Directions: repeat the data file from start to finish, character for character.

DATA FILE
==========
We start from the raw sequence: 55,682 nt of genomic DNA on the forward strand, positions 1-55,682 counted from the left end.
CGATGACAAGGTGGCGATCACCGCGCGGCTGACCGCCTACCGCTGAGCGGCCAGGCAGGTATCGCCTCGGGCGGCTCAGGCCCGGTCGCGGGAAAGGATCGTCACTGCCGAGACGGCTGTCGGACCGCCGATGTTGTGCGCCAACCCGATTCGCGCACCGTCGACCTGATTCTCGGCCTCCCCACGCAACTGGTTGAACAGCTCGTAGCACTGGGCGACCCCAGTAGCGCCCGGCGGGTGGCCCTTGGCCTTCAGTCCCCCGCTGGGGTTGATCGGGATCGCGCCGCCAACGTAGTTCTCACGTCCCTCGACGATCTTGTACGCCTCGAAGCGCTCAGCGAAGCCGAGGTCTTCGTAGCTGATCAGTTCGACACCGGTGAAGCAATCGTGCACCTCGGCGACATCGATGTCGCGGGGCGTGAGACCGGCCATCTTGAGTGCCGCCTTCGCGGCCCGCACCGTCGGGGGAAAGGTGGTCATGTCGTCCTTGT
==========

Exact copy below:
We start from the raw sequence: 55,682 nt of genomic DNA on the forward strand, positions 1-55,682 counted from the left end.
CGATGACAAGGTGGCGATCACCGCGCGGCTGACCGCCTACCGCTGAGCGGCCAGGCAGGTATCGCCTCGGGCGGCTCAGGCCCGGTCGCGGGAAAGGATCGTCACTGCCGAGACGGCTGTCGGACCGCCGATGTTGTGCGCCAACCCGATTCGCGCACCGTCGACCTGATTCTCGGCCTCCCCACGCAACTGGTTGAACAGCTCGTAGCACTGGGCGACCCCAGTAGCGCCCGGCGGGTGGCCCTTGGCCTTCAGTCCCCCGCTGGGGTTGATCGGGATCGCGCCGCCAACGTAGTTCTCACGTCCCTCGACGATCTTGTACGCCTCGAAGCGCTCAGCGAAGCCGAGGTCTTCGTAGCTGATCAGTTCGACACCGGTGAAGCAATCGTGCACCTCGGCGACATCGATGTCGCGGGGCGTGAGACCGGCCATCTTGAGTGCCGCCTTCGCGGCCCGCACCGTCGGGGGAAAGGTGGTCATGTCGTCCTTGT